All three were also captivated by lunar shapes, though the moon takes very different forms in each woman’s work. Peláez, born in 1896, was a member of the second generation of the Cuban avant-garde, a movement intent, Elliott explains, on marrying Parisian modernism with authentic national subjects. For Peláez, that meant architectural motifs, particularly the mediopunto, a half-moon, stained-glass window typical in Spanish colonial architecture. In the works on display, vibrantly colorful, Cubist-style domestic scenes bear the artist’s signature thick black arabesque. Mediopuntos abound. Case in point: “Naturaleza Muerta,” in which a large, carnival-color half of stained glass hovers ominously over a mess of dead foliage tumbling toward the painting’s foreground.
Soldevilla, born five years later but an artistic late-bloomer, served as cultural attaché to Cuba’s European delegation in Paris in the late 1940s and early ’50s. She helped bring geometric abstraction back to Cuba, and her own work is mostly monochromatic and minimalist: simple collages, freestanding sculptures, and thinly painted wooden reliefs, often incorporating circle motifs. One oil painting, Carta Celestial: Noches en el Cosmo, reveals a dark circle streaked with light, hovering, moonlike, against a white background. In the foreground, another circle floats by, like an errant planet on the move.
Across the room, Sánchez, born in 1926, offers a very different take on the theme. Aside from a few early pieces, Sánchez’s work consists of wonderfully three-dimensional paintings, which she creates by stretching canvases over wooden armatures. There’s something primordial and erotic about the shapes, an electric energy diffused by their cool color palettes. In Lunar con Tatuaje, a pair of large-scale, half-circle canvases are painted in concentric rings of white, blue, and pale peach, the matte, clean surface of the paint marred by an erratic tangle of marker lines, arrows, and circles. The two paintings meet in the middle to create a mound, protruding out into the room like a gigantic breast. There are many variations on that theme. In Lunar Negro con Tatuaje, three low-profile mounds poke out from the surface, connected with white markings like astrological diagrams. In Lunar V, the two sides of another massive peak don’t quite line up, the halves reaching for each other like a pair of white-gloved hands attempting to clasp.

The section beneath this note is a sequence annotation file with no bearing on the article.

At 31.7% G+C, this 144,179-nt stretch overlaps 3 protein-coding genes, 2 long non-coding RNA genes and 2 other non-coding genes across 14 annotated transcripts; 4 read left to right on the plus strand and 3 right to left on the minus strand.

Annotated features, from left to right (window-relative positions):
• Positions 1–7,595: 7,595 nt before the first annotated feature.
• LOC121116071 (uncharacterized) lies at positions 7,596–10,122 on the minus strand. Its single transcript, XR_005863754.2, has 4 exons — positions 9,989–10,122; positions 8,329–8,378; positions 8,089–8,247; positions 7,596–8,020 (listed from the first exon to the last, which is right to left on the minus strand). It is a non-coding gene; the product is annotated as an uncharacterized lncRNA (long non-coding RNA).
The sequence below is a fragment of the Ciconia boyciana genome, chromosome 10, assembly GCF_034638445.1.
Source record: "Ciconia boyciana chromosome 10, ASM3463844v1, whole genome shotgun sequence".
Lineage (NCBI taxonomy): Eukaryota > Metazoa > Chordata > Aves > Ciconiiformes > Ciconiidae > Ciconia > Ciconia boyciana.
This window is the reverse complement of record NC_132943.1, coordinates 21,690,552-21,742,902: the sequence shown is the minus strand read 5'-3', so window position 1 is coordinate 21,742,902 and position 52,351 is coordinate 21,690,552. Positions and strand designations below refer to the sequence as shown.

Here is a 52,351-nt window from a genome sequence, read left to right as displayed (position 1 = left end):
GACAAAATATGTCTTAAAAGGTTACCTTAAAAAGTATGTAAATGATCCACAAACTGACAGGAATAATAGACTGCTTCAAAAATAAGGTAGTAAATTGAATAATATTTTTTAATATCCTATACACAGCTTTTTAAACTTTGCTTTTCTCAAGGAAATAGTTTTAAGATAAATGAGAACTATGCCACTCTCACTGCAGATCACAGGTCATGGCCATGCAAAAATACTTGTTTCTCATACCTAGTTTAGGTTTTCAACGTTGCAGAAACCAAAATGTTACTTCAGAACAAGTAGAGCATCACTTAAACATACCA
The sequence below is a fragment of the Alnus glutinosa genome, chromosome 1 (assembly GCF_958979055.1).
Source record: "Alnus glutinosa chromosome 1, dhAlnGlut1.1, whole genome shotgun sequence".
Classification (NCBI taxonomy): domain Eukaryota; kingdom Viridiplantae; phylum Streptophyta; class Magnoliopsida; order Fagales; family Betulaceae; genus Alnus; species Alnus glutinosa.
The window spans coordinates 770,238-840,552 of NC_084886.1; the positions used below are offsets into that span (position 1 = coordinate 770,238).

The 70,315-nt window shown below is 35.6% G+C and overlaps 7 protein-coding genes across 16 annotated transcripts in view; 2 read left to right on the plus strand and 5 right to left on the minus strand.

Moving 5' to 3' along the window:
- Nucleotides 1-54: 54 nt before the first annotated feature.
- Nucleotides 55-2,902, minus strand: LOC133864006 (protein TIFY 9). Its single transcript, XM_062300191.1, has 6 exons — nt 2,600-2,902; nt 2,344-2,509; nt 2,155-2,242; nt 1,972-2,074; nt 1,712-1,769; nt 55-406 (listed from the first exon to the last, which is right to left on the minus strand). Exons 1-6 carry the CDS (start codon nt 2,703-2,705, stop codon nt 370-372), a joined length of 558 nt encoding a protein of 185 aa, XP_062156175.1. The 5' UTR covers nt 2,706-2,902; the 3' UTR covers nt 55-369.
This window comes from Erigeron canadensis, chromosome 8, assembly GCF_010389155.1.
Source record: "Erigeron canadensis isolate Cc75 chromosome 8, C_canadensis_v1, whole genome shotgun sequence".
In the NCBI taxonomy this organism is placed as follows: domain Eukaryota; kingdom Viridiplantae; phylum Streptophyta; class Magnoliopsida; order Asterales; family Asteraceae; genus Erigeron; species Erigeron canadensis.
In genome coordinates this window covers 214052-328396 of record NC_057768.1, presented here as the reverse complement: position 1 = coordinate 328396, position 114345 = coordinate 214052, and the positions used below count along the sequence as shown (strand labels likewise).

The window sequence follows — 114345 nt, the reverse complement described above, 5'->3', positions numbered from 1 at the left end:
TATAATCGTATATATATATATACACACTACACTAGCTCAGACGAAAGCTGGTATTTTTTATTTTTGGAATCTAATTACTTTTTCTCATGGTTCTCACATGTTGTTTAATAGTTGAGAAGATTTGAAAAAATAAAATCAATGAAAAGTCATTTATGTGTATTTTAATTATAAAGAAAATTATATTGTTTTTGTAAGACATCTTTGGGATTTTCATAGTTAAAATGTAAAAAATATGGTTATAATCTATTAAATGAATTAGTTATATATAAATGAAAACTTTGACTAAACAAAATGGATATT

Why moons? Elliott reminds me that the nexus of the show is Havana in the 1950s, a moment when the space race dominated the popular imagination. Any further interpretation is pure speculation, but it strikes me that it’s a wonderful symbol for an exhibition that brings together three artists who frequently found themselves working far from home. It’s the same moon, as they say, no matter where on earth you’re standing.